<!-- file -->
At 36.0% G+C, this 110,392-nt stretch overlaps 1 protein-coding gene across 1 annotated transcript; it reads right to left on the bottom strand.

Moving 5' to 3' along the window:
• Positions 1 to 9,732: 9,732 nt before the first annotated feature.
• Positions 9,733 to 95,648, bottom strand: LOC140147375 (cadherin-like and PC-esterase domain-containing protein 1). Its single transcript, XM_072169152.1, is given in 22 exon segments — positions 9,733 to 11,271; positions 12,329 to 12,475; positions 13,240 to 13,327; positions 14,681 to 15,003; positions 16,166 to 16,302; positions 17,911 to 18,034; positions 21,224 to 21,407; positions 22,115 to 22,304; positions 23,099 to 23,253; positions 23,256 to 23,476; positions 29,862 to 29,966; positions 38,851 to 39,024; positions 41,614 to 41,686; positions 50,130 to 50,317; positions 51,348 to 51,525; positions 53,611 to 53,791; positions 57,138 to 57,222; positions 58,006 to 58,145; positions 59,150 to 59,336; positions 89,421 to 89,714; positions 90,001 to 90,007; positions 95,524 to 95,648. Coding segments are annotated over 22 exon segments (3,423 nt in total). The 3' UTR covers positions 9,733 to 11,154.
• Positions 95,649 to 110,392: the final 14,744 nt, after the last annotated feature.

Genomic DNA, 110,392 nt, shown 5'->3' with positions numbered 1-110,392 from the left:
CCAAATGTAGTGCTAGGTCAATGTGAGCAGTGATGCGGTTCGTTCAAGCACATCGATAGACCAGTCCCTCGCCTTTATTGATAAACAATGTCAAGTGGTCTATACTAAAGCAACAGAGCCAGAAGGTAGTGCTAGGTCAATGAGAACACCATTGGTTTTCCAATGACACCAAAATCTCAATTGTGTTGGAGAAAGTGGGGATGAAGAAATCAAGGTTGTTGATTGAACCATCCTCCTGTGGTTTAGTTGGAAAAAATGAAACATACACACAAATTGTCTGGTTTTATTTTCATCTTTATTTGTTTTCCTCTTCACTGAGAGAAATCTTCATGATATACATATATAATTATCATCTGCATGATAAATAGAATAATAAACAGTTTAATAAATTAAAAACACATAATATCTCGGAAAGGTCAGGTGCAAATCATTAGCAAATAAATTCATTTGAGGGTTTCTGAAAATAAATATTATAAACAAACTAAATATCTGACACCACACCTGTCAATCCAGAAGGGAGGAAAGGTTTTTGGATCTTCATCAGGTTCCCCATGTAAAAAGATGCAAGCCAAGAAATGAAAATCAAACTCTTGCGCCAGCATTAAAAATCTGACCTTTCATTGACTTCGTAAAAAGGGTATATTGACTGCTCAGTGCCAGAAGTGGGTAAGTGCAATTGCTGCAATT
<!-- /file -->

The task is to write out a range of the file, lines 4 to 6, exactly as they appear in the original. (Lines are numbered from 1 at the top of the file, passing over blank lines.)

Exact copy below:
• Positions 9,733 to 95,648, bottom strand: LOC140147375 (cadherin-like and PC-esterase domain-containing protein 1). Its single transcript, XM_072169152.1, is given in 22 exon segments — positions 9,733 to 11,271; positions 12,329 to 12,475; positions 13,240 to 13,327; positions 14,681 to 15,003; positions 16,166 to 16,302; positions 17,911 to 18,034; positions 21,224 to 21,407; positions 22,115 to 22,304; positions 23,099 to 23,253; positions 23,256 to 23,476; positions 29,862 to 29,966; positions 38,851 to 39,024; positions 41,614 to 41,686; positions 50,130 to 50,317; positions 51,348 to 51,525; positions 53,611 to 53,791; positions 57,138 to 57,222; positions 58,006 to 58,145; positions 59,150 to 59,336; positions 89,421 to 89,714; positions 90,001 to 90,007; positions 95,524 to 95,648. Coding segments are annotated over 22 exon segments (3,423 nt in total). The 3' UTR covers positions 9,733 to 11,154.
• Positions 95,649 to 110,392: the final 14,744 nt, after the last annotated feature.

Genomic DNA, 110,392 nt, shown 5'->3' with positions numbered 1-110,392 from the left: